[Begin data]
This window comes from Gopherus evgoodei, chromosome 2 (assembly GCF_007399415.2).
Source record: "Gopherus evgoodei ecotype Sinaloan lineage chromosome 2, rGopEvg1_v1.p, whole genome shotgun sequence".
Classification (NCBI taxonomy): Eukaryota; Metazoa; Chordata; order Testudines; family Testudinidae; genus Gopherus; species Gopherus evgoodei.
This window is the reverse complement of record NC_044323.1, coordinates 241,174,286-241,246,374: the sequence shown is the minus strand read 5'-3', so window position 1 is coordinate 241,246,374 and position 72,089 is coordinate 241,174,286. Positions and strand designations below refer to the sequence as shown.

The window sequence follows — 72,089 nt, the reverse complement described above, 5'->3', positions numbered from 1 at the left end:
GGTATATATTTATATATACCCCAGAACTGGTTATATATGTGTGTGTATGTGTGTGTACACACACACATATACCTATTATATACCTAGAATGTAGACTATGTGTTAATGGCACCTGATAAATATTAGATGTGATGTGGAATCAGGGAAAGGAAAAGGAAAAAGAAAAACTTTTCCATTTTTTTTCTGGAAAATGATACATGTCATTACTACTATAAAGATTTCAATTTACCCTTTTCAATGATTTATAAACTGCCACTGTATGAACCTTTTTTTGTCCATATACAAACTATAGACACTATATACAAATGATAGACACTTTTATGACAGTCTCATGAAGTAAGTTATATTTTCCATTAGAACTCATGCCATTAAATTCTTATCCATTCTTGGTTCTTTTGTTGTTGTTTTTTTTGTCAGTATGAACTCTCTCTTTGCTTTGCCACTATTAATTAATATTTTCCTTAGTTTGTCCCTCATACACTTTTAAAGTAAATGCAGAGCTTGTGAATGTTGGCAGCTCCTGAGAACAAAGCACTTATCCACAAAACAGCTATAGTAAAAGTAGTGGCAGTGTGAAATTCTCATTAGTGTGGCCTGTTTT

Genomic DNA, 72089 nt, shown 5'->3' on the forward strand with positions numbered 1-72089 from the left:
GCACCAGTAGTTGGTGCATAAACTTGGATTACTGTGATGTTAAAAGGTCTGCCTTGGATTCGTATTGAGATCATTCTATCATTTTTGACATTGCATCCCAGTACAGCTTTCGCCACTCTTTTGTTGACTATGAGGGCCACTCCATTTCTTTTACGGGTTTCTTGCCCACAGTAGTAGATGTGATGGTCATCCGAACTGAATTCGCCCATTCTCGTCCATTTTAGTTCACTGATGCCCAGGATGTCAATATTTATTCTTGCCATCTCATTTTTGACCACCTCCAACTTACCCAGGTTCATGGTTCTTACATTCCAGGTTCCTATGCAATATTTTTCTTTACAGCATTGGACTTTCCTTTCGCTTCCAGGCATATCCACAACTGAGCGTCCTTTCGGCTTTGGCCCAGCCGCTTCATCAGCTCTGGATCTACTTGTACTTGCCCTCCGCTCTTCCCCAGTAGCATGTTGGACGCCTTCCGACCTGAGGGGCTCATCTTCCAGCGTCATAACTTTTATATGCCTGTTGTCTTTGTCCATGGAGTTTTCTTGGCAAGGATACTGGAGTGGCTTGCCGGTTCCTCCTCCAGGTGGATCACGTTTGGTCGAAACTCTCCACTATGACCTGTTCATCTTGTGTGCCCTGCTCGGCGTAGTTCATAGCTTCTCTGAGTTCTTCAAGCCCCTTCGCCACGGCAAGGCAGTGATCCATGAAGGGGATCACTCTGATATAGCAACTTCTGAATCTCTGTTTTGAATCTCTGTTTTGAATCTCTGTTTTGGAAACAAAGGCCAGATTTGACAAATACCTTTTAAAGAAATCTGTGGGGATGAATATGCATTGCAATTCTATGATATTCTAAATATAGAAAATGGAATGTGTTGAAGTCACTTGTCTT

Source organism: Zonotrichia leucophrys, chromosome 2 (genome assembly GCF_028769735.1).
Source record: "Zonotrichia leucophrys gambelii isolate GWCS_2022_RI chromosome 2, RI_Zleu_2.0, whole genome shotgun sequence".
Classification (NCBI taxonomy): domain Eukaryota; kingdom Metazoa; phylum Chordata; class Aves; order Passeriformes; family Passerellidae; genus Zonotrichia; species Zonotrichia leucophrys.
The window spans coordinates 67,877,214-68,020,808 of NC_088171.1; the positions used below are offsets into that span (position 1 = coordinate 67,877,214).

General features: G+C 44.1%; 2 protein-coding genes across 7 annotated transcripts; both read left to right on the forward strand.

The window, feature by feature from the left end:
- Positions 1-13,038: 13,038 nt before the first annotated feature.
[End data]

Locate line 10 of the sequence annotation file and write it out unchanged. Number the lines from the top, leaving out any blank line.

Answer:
Source record: "Zonotrichia leucophrys gambelii isolate GWCS_2022_RI chromosome 2, RI_Zleu_2.0, whole genome shotgun sequence".